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Here’s how much Trump’s campaign has been hurt by the pandemic

October 4, 2020, 10:30 AM UTC

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Even before President Trump was diagnosed with COVID-19, his reelection prospects had been grievously harmed by the pandemic. Two recently released reports suggest that the pandemic’s damage to his campaign may have been even worse than it appeared.

In the counterfactual world of no pandemic, at least four election prediction models based partially or entirely on economic factors suggest Trump could have been a formidable candidate, using economic data available early this year. The new reports add data not previously available that would be exceptionally favorable to an incumbent running for reelection. Without the pandemic overwhelming all other factors, the new data would have enabled Trump to appeal to a wide spectrum of voters and to strengthen his case in the campaign’s closing weeks.

Specifically, the Census Bureau’s latest release of “Income and Poverty in America” reports that median household income grew more in 2019 than in any previous year on record: 6.8%. Measures of inequality declined: Income grew much more among Black and Hispanic people than among white people, and median earnings increased three times faster for women than for men. Poverty fell to the lowest level since 1959, and among Black and Hispanic people it fell to the lowest levels ever.

Separately, the Fed’s triennial “Survey of Consumer Finances” shows further evidence of decreasing inequality. Using data collected between mid-2016 and early 2020, it found that incomes fell during that period among families at the top of the wealth distribution and rose among those in the middle and bottom. Incomes also declined among families with a college degree and rose among those with a high school diploma. Average incomes fell for white non-Hispanic families and rose slightly for Black non-Hispanic families.

Early in the year, before that data was known and before the pandemic arrived, Trump already looked strong in prediction models. In February, he was the clear favorite in the model used by the Oxford Economics consulting firm, based on the pioneering work of Yale professor Ray Fair. As the incumbent—his opponent was then unknown—he would get 55% of the vote, said the model, which has correctly called 16 of the past 18 elections. Just three months later, with some 40 million Americans suddenly unemployed, Trump had been transformed into an underdog of historic proportions. The model now recently said he’d lose the popular vote to Biden 65% to 35% for the worst defeat of an incumbent party since Republican Warren Harding demolished Democrat James Cox in 1920.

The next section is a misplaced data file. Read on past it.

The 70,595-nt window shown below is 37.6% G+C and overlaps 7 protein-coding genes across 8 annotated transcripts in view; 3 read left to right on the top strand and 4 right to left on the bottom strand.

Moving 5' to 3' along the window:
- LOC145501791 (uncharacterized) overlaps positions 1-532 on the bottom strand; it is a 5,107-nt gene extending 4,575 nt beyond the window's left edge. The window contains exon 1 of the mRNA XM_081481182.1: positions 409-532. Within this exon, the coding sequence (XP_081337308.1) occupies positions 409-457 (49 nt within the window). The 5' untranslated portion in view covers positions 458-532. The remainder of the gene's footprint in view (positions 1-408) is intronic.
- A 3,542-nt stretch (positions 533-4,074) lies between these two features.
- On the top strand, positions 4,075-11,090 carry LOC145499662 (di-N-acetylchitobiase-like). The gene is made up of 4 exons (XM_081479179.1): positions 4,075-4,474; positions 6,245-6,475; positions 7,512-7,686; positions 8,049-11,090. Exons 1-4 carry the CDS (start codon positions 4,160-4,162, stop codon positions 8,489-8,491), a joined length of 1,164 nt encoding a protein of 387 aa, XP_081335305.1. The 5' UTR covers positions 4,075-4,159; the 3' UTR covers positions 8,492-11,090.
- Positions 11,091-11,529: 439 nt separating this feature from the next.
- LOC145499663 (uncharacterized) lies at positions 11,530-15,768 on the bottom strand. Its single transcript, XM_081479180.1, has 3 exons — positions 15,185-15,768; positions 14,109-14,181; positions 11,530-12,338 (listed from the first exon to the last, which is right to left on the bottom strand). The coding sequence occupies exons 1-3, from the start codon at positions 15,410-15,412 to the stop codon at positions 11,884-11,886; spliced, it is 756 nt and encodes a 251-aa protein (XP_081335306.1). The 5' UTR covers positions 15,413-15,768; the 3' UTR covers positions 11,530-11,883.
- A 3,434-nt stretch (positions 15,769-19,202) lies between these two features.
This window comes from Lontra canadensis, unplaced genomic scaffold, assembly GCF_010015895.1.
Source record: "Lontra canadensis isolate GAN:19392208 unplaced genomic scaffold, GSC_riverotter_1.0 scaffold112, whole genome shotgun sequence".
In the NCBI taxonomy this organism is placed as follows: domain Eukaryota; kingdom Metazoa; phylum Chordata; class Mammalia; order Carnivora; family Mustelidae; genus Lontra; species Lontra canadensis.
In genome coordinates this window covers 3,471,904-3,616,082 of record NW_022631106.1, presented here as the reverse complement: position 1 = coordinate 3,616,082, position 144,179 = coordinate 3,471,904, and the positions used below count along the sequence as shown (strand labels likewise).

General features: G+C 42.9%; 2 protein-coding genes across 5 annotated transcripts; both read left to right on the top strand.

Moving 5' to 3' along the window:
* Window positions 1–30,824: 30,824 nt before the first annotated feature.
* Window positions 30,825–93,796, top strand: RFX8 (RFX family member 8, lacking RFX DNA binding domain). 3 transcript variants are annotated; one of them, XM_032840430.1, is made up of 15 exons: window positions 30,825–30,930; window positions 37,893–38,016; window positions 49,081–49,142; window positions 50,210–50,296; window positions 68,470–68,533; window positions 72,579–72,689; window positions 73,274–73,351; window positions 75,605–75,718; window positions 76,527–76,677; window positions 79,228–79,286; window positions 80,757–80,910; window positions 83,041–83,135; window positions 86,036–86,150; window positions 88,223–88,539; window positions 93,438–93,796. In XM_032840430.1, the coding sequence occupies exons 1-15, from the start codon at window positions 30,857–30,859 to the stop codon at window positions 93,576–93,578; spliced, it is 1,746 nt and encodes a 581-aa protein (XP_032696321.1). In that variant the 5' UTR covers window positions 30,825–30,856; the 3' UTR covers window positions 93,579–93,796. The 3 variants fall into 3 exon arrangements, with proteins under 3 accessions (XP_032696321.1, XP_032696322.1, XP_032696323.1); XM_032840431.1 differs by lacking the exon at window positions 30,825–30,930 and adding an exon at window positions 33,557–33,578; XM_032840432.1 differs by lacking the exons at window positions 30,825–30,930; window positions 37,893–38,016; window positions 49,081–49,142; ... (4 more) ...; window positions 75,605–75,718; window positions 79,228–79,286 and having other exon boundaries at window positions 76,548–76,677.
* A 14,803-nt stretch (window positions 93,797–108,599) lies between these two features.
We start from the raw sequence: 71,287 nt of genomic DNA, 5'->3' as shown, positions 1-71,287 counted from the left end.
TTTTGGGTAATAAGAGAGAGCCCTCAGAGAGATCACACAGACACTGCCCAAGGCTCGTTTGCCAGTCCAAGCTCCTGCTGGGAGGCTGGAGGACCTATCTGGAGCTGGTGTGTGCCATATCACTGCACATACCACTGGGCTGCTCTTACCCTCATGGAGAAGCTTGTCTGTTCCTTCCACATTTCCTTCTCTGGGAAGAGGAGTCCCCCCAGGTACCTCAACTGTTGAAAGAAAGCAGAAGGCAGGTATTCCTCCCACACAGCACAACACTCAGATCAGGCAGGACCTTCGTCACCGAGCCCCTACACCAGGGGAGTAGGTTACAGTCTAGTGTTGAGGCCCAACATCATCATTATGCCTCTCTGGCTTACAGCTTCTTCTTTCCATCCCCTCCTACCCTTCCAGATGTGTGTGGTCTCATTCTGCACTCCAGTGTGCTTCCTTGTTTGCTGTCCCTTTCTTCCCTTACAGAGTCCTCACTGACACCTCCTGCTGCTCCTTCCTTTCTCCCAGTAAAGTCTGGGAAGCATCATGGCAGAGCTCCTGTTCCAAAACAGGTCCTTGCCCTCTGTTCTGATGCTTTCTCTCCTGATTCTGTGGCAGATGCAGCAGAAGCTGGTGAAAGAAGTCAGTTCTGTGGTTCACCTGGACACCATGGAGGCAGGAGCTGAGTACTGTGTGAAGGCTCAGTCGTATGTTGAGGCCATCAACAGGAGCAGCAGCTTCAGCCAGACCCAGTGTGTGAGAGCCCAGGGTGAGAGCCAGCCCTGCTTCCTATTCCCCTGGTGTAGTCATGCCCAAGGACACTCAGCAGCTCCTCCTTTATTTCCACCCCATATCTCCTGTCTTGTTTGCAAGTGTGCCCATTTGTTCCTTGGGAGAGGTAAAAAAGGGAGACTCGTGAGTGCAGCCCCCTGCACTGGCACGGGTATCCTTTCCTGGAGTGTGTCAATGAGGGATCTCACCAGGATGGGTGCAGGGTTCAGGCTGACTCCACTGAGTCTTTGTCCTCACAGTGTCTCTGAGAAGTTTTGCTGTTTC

The Economist’s model, recalculated every day since early March, showed Trump and Biden equally matched during that month, trading the lead every few days. Their paths diverged decisively on April 1 and have never re-crossed. As of October 2, the model showed Biden winning 340 electoral votes to Trump’s 198.

A model developed at Chapman University in Orange, California, has predicted the popular-vote winner in 15 of the past 16 elections and shows Biden winning by 10 points. Changes in GDP and jobs in the election year are major factors, so it’s likely that if last year’s economic trends had been uninterrupted by the pandemic, Trump could have been tough to beat. FiveThirtyEight’s prediction model, which includes economic data, began on June 1 and has shown Biden strongly ahead every day. As of October 2, it predicted Biden winning 335 electoral votes to Trump’s 203.

None of this means that if Trump loses, he and his supporters can blame a stroke of terrible luck. Luck is what you make of it, and some argue that he could have made the pandemic a political advantage, calling on the nation to unite against the coronavirus and casting himself as a Republican FDR fighting the Great Depression. In addition, non-economic factors, notably the thousands of protests over racial inequities and police behavior, may play a larger than usual role this year.

But Trump’s opponents should not believe, as many did eight months ago, that he couldn’t be reelected. He could have been, and the latest data suggest his prospects might have been even better than they appeared pre-pandemic. Now, how will having COVID-19 affect his chances? The experience of the year so far says: Assume nothing.